And there’s no question that one of the most controversial things about it is that in giving federal funds directly to community organizations, in many ways it continued the social unrest of the civil rights era, often moving it to northern cities. And that was something that made the War on Poverty enemies in the Democratic Party, especially among mayors and governors and city council leaders, as well as in the Republican Party.
All that said, despite the attacks by conservatives, despite Democrats distancing themselves from these programs, the reality is different from the rhetoric. The reality is that most of the War on Poverty programs are still on the books. They’ve been cut, they’ve been changed, but no one has been able to get away with them. And indeed some of the biggest expansions have come from Republican presidents, Ronald Reagan extending the earned income tax credit in the mid ’80s, George Bush expanding the Food Stamp Program in the 21st century.
NOOR: And what’s behind the attacks on these programs?
ORLECK: Well, I think that that’s complicated. To some extent it’s a backlash against the civil rights movement. It’s coded racial attacks. It’s built on this notion that black people are asking for things that they don’t deserve. A perfect example of that relatively recently was after Hurricane Katrina, George Will published a column called “River of Liberal Banalities Overflowing”, in which he suggested that the big problem in New Orleans was not that the federal government didn’t care enough about the poor, as then senator Barack Obama had suggested, but that black girls needed to stay in school and stop having babies before they were married. So I think there’s a racial undertone. There’s no question to that.
I think also attacking the War on Poverty has been an important part of the conservative resurgence. It’s tapped into all kinds of fears and resentments, ideas that, you know, somebody’s getting something for nothing, and it has attracted votes in that way. And I think we also see very early on in 1964 Ronald Reagan already making some of the arguments you see now from the Tea Party about how the War on Poverty was expanding government in ways that, you know, limited people’s freedom.
So the themes in this attack have been there all along, and I think they’ve been central to the resurgence of conservative politics on the national level.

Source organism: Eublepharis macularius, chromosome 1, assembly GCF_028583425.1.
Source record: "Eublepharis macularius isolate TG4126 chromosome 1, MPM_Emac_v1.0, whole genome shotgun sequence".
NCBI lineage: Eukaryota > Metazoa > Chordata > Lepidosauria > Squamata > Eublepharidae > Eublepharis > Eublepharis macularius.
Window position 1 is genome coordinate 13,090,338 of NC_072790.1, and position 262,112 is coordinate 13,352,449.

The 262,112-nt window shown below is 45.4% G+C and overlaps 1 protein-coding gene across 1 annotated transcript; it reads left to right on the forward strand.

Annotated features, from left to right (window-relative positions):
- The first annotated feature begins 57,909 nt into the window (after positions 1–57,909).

NOOR: And so Republicans note that there’s more people in poverty today than there were 50 years ago. What’s your response to that statement specifically?
ORLECK: Well, there’s more people numerically. But that’s because there’s many more people. The percentages of the American population, the percentage of people living in poverty, especially the percentage of children living in poverty, has gone down steadily from—it was dramatically reduced during the years when Johnson’s War on Poverty was most robust. There has been a correlation between cuts in poverty programs on the federal level and increases in poverty rates.
Now, there’s no question that it’s up higher now than it has been in a very long time, and part of that, a big part of that is the aftermath of the 2008 recession, the jobless recovery. All of that matters. And the increasingly skewed distribution of wealth, changes in the tax code, cuts to tax rates at the very top of the scale, all of those things have contributed to poverty today.
But it is simply not true that—I mean, it’s a sleight of hand. Yes, there are more people who are poor, but the percentages are still lower than they were before the Economic Opportunity Act.
NOOR: Okay. Well, that wraps up part one of our discussion. We’re going to continue this in part two and talk about what some solutions would look like today, and we’ll take a look at what poor people were proposing 50 years ago in their own war on poverty.
Thank you so much for joining us.
ORLECK: Thank you.
NOOR: You can follow us @therealnews on Twitter, Tweet me questions and comments @jaisalnoor.
Thank you so much for joining us.